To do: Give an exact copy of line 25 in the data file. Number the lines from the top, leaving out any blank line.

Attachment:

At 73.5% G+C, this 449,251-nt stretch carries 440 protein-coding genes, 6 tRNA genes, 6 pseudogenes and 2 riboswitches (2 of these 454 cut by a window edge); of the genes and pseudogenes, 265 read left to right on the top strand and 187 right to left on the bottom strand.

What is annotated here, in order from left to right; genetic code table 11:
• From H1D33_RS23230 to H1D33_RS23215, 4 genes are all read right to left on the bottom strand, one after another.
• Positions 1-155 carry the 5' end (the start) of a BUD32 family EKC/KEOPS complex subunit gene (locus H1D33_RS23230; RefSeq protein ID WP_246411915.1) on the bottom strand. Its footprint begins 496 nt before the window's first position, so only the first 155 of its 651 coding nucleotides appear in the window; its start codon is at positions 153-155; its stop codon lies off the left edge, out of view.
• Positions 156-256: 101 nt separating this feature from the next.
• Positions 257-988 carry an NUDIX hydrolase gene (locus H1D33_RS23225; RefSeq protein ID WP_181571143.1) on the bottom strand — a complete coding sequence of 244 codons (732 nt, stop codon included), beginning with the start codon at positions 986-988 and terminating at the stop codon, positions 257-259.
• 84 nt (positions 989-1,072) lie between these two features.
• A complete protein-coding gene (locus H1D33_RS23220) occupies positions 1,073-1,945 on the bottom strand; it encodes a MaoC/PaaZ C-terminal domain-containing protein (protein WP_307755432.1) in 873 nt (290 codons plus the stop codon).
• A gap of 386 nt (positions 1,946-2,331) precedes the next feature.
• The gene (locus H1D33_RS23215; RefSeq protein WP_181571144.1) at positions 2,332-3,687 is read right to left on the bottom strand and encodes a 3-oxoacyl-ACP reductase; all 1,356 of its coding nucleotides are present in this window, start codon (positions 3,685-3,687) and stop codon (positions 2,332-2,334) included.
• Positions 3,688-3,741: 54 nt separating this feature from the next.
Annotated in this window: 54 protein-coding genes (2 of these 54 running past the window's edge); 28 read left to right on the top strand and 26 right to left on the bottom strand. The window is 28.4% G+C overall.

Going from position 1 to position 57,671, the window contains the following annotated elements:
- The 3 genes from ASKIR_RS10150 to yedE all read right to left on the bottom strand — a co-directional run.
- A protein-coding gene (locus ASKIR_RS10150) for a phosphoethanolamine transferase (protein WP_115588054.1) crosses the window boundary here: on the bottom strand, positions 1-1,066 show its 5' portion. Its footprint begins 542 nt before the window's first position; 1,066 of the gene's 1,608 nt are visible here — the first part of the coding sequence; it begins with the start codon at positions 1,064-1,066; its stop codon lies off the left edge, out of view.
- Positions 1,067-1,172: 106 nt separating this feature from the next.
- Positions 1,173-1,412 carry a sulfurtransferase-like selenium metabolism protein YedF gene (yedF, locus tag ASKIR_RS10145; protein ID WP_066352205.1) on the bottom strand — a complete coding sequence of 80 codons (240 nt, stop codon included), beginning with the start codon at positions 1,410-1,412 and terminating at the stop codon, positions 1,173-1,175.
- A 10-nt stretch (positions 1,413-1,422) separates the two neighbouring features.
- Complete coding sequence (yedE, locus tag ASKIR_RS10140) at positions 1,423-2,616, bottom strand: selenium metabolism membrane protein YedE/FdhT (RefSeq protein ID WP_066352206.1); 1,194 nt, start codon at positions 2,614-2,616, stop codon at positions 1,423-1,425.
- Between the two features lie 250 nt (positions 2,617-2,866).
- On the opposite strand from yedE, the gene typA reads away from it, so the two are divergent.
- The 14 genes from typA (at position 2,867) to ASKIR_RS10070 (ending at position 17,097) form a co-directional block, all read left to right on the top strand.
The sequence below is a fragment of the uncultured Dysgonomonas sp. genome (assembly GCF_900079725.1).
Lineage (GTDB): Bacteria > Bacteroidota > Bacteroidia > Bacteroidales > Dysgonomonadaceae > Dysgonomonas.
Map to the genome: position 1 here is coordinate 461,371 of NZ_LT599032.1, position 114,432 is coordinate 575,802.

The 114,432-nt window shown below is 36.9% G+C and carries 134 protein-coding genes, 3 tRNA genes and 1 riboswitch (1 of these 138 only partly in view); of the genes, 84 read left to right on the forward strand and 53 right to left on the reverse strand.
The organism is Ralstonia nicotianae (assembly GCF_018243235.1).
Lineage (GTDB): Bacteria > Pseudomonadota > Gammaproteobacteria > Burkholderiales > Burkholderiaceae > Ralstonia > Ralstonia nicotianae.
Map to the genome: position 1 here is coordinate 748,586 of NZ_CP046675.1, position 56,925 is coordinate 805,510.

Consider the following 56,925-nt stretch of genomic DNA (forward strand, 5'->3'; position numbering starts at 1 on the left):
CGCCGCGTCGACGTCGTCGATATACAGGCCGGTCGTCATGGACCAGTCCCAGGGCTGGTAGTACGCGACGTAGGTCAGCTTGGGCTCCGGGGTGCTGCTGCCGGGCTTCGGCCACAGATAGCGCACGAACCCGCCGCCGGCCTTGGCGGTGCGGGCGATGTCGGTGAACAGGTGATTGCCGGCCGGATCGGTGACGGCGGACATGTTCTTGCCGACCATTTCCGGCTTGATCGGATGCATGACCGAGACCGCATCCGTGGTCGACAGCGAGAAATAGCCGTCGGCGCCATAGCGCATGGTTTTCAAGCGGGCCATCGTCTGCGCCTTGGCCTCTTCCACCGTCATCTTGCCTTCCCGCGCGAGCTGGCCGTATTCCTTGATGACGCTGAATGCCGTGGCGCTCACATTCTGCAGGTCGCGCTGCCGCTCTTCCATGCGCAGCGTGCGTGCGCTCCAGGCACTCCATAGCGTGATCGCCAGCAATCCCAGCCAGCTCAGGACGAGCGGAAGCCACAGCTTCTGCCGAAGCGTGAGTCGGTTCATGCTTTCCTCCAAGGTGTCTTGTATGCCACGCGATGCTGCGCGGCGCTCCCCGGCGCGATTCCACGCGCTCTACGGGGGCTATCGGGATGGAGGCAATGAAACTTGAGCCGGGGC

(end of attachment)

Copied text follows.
Map to the genome: position 1 here is coordinate 461,371 of NZ_LT599032.1, position 114,432 is coordinate 575,802.